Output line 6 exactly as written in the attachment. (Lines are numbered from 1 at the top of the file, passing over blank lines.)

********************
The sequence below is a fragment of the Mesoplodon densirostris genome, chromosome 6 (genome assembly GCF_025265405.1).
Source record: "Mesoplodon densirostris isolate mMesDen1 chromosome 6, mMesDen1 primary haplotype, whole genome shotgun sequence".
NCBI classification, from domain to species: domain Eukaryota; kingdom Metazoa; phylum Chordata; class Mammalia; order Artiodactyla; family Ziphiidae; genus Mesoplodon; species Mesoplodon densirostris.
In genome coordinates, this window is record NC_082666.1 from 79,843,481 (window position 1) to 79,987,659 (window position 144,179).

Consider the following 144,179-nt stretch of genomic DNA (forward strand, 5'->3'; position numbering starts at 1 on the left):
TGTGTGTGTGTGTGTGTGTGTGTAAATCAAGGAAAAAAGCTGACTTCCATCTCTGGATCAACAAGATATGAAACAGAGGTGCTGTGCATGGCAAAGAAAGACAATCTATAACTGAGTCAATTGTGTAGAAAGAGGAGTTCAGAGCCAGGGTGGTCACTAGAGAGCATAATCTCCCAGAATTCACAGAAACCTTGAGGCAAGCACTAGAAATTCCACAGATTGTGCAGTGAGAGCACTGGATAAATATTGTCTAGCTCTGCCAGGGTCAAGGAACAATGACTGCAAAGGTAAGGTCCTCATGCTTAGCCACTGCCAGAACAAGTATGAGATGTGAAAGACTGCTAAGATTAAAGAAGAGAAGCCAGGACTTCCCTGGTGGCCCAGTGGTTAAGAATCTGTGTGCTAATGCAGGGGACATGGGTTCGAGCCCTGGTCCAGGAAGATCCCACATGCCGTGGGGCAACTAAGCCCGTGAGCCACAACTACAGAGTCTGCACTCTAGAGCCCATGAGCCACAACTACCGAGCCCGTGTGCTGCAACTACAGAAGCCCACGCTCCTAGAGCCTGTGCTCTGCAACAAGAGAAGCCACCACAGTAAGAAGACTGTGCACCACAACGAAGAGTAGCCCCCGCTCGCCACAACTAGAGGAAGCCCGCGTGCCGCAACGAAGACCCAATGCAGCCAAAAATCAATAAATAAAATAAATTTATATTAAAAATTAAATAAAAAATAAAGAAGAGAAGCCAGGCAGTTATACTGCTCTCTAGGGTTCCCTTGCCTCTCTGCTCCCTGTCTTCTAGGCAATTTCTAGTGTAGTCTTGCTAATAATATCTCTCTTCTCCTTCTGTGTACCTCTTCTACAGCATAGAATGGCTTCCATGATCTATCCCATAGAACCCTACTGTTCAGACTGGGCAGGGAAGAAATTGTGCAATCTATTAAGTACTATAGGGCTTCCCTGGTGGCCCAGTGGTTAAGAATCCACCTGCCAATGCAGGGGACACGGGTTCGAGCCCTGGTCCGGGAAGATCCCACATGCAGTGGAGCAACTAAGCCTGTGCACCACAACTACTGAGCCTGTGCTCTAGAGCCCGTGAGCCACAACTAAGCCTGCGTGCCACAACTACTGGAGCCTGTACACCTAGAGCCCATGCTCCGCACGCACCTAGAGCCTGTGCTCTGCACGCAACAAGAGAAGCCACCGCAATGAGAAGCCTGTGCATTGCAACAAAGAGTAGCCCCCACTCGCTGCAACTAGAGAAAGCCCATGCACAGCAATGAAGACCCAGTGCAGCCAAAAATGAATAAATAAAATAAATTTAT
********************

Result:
TGTGTGTGTGTGTGTGTGTGTGTAAATCAAGGAAAAAAGCTGACTTCCATCTCTGGATCAACAAGATATGAAACAGAGGTGCTGTGCATGGCAAAGAAAGACAATCTATAACTGAGTCAATTGTGTAGAAAGAGGAGTTCAGAGCCAGGGTGGTCACTAGAGAGCATAATCTCCCAGAATTCACAGAAACCTTGAGGCAAGCACTAGAAATTCCACAGATTGTGCAGTGAGAGCACTGGATAAATATTGTCTAGCTCTGCCAGGGTCAAGGAACAATGACTGCAAAGGTAAGGTCCTCATGCTTAGCCACTGCCAGAACAAGTATGAGATGTGAAAGACTGCTAAGATTAAAGAAGAGAAGCCAGGACTTCCCTGGTGGCCCAGTGGTTAAGAATCTGTGTGCTAATGCAGGGGACATGGGTTCGAGCCCTGGTCCAGGAAGATCCCACATGCCGTGGGGCAACTAAGCCCGTGAGCCACAACTACAGAGTCTGCACTCTAGAGCCCATGAGCCACAACTACCGAGCCCGTGTGCTGCAACTACAGAAGCCCACGCTCCTAGAGCCTGTGCTCTGCAACAAGAGAAGCCACCACAGTAAGAAGACTGTGCACCACAACGAAGAGTAGCCCCCGCTCGCCACAACTAGAGGAAGCCCGCGTGCCGCAACGAAGACCCAATGCAGCCAAAAATCAATAAATAAAATAAATTTATATTAAAAATTAAATAAAAAATAAAGAAGAGAAGCCAGGCAGTTATACTGCTCTCTAGGGTTCCCTTGCCTCTCTGCTCCCTGTCTTCTAGGCAATTTCTAGTGTAGTCTTGCTAATAATATCTCTCTTCTCCTTCTGTGTACCTCTTCTACAGCATAGAATGGCTTCCATGATCTATCCCATAGAACCCTACTGTTCAGACTGGGCAGGGAAGAAATTGTGCAATCTATTAAGTACTATAGGGCTTCCCTGGTGGCCCAGTGGTTAAGAATCCACCTGCCAATGCAGGGGACACGGGTTCGAGCCCTGGTCCGGGAAGATCCCACATGCAGTGGAGCAACTAAGCCTGTGCACCACAACTACTGAGCCTGTGCTCTAGAGCCCGTGAGCCACAACTAAGCCTGCGTGCCACAACTACTGGAGCCTGTACACCTAGAGCCCATGCTCCGCACGCACCTAGAGCCTGTGCTCTGCACGCAACAAGAGAAGCCACCGCAATGAGAAGCCTGTGCATTGCAACAAAGAGTAGCCCCCACTCGCTGCAACTAGAGAAAGCCCATGCACAGCAATGAAGACCCAGTGCAGCCAAAAATGAATAAATAAAATAAATTTAT